The City of Joburg and the Gauteng Hawks are determined to crack down on building hijackers who are causing financial loss to both illegal tenants, the city council and building owners.
The problem appears to be escalating, with about 1 200 buildings and 1 500 houses in Joburg’s inner-city suburbs hijacked.
Region F (inner city) spokesman Shaun O’Shea said the City of Joburg had pursued a focused regeneration initiative over the past couple of years that had resulted in a steady return of business and investment into the inner city.
"However, one of the stumbling blocks to redevelopment is building hijacking and slum-lording. These buildings are very often ‘bad buildings’, in that they are overcrowded, have problems with waste, are fire and safety hazards, and some are havens for criminals," he said.
William Pudkabekwa, the head of a special investigations task team set up by the council, said: "We are closing in on them, and very soon this will come to an end."
Many arrests had already been made, but the police would not confirm how many. "These syndicates are very well structured. We are close to making several arrests in many government and local government departments, including the City of Joburg’s revenue department and people at the Deeds Office," said Pudkabekwa.
The council, as well as owners, are losing hundreds of millions of rands as a result. It is estimated there are about 20 syndicates involved in various areas, including the CBD, Hillbrow, Yeoville, Rosettenville and Malvern.
"It is a sophisticated system, with many corrupt officials all being part of it," he added.
"There is a lot of money being made by hijackers, and it is the ordinary person who loses out because they either don’t understand the law, or most don’t have the money to start legal action. There are people lying in hospital because they have lost all they possess and find themselves homeless. One man whose home was hijacked suffered a heart attack because of this; another attempted suicide; and a third landed in hospital with a nervous breakdown," said Pudkabekwa.
In the past, police often refused to act or would lay only minor charges of trespassing and intimidation. They told complainants that it was a civil matter and that they could not help. The Hawks have now come on board, and during the past few weeks, 16 people have been arrested. Now police are laying more serious charges of racketeering, theft and fraud.
WHAT IS BEING DONE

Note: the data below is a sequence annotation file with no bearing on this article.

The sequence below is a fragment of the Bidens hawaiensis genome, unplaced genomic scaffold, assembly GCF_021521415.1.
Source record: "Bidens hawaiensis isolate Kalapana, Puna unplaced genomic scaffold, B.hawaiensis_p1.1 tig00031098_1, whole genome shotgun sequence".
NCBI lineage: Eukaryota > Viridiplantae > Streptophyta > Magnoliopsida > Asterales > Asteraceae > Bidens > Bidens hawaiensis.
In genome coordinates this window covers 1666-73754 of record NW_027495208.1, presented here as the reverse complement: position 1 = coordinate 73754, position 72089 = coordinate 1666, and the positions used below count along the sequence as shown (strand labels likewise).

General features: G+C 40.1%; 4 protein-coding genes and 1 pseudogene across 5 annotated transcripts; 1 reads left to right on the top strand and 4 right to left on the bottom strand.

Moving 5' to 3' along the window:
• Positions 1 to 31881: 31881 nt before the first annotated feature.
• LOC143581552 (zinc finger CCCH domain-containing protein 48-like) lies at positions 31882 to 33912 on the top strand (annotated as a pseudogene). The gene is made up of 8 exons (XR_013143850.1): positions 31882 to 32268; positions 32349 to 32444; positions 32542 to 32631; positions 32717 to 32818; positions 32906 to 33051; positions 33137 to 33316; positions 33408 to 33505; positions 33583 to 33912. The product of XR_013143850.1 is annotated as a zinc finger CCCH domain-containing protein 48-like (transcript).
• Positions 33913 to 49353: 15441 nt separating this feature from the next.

A special investigation unit comprising a team of investigators, prosecutors, SA Revenue Service officials, the National Prosecuting Authority, the police and the Asset Forfeiture Unit was formed by the City of Joburg. The council recently launched Operation Ziveze, which will target 120 of the worst buildings. Teams of casual workers will be visiting the buildings and registering residents. Technical teams will first visit the buildings to examine them for by-law transgressions, such as fire and safety hazards. Residents will be registered so that the council can look for alternative accommodation. This is to be done along with the Hawks, who have launched Operation Jele, aimed at arresting building hijackers. They have committed to raiding four buildings a week. This process has already started. Two attorneys have been arrested in recent weeks. In the one case, the attorney changed Company and Intellectual Property Registration Office (Cipro) records to make himself the owner. The buyer paid Kenneth Mtila R3.5 million before discovering the sale was illegal. Another attorney was arrested for a second time for fraud involving the hijacking of buildings. At the time of her arrest, Zanele Mabija was out on R40 000 bail for seven cases of fraud for assisting a building-hijacking syndicate with the alleged fraudulent transfer of hijacked and vacant buildings. She has now been arrested for an eighth case. She was due in court last month for the previous seven cases. Mabija allegedly has been claiming to prospective buyers that she has been mandated by the City of Joburg to sell the buildings. Buyer Delvado Mendes approached her, wanting to purchase a building. She "sold" him Lorna Court, a building in Twist Street, Joubert Park, which had been hijacked. He deposited R350 000 into her account. He was then unable to contact her again and laid charges against her. Thethani Qwazi lives in an abandoned building in Olivia Road, Berea. He doesn’t pay rent, and the overcrowded house has no water or electricity."The owner ran away. The building is bad, but I have nowhere to go," he said. Residents had called their local councillor, who assisted them in getting their refuse removed by Pikitup. Qwazi said he was looking forward to the council finding him alternative accommodation. Hijackers hack into the Department of Trade and Industry’s Cipro and change the details, making themselves directors and thereby having the authority to sell the building. Many owners do not even know that they no longer own the buildings. Some corrupt City of Joburg staff inform hijackers of buildings with huge outstanding amounts and of deceased estates. The hijackers visit the premises and inform the owners that they have purchased the building or house. Tenants in buildings form committees, telling other tenants not to pay rent to the owners, but to them instead. Attorneys and the staff at various deeds offices are involved in changing title deeds. Another method is to obtain information about deceased estates and trust funds. The hijackers then muscle in and take over buildings and houses before the estate can be wound up. Another tactic used is to tell people who are behind with their bond repayments that they have purchased the property on auction. Syndicate members produce false auction papers and force the people to move out. Other syndicates attend genuine auction sales, put down a small deposit, get the papers from the auctioneers, evict the owners by force and put their own tenants in. In the meantime, they don’t take transfer. They collect rent for months before the banks step in and sell the properties on auction again. The same syndicate often then sends another of its members to the auction, and the process starts all over again. Hijackers also use false eviction papers with what looks like a genuine court stamp. Some stamps are genuine because court officials are bribed for the stamp. A shop in Hillbrow is manufacturing fraudulent stamps. Syndicates also use their contacts to find property owners who live abroad. Another method syndicates use is to form companies and place the stolen buildings under different names. People who are in arrears with rates and services are also targeted. The hijackers visit them at night, telling them that they are in arrears and forcing them to move out. Many of the houses that are being hijacked belong to older people living alone, and often in arrears. The hijackers visit these people at night and force them out of their homes, claiming that because they are in arrears, their houses have been attached. Many people are forced out overnight. The syndicates have on their payrolls attorneys, agents, staff at the Deeds Office and Sars, police officers who they bribe, and council officials who issue false clearance certificates. Even bank staff members are involved. Elsabé Conradie, the head of communications, marketing and stakeholder relations at the Department of Trade and Industry, said Cipro uses an online system to change directors which has the functionality/capability for an audit trail. "Every user of this online system registers through our independent service provider, who does identity verification at a fee, with the necessary water and lights bill to confirm the address," she said. The users/customers receive a one-day password every time they want to use the system to change directors. In that way there is better control over people who can access change-of-director functionality. A new practice note with regards to physical submissions/manual forms requires of directors to provide certified copies of their identity documents, certified copies of an extract of the minutes of the meeting where a resolution will have been taken to appoint or remove directors, as well as a certified copy of the notice of the meeting. The unit is encouraging anyone with information to contact a hotline that has been set up at 0860 111 381. The confidentiality of callers and their anonymity are guaranteed. A Joburg advocate is one of many victims of building hijacking. The woman was once hospitalised because of the trauma she has endured over the past year. The woman, who would not be named because she has had threats from her tenants, weeps as she tells her story. The building, Aiton Court in Hillbrow, has been part of her family for more than 35 years. "My parents, who were anti-apartheid activists, and who were founding members of Actstop, an organisation which acted against the illegal eviction of people of colour from buildings in Hillbrow, were involved with this building for many years. My mother was detained by the police many times," she said. The family initially lived in a neighbouring building, but were evicted. The owner of Aiton then offered them accommodation, and asked her mother to run it. She was the first person to rent the flats out to black people. Rivonia Trial members bought the building, and it was used as a hiding place for many underground activists. Her mother was given a 25 percent share in the building, she said. But the advocate eventually bought it for her parents. "Ever since my parents moved in, she and my father started doing community work. They started a mosque on the premises, which still exists today. They ran soup kitchens and did HIV/Aids and other counselling work for the community of Hillbrow. They also counselled drug addicts and prostitutes," she said. They took the tenants under their wings. "Many have lived there for almost 20 years. We have financed the education of many of their children. When they couldn’t afford to pay rent, we would give them time to pay it off. Rentals were low, at about one-third of the market price, and included water and lights." Then suddenly, in October last year, the tenants turned on her. They stopped paying rent and opened a separate bank account and told the tenants to pay their rental money into it. The tenants then took her to the Gauteng Housing Tribunal, which ruled in her favour and ordered the tenants to start paying rent. They refused to do so. The woman said she decided in March to sell the building after suffering ill- health from the stress. "I could no longer carry on losing rent each month, and I did not have the resources to carry on the legal process and evictions. She is owed about R500 000 in arrear rentals and about R400 000 for unpaid services. She then sold the building to a property developer who owns 70 buildings in the inner city. He tried having meetings with the committee, to no avail. He contacted the Hawks, and the committee members were arrested two weeks ago. He now intends proceeding with an eviction order. "It is the end of an era – the end of a legacy which my family left. I am devastated," the woman said. The Star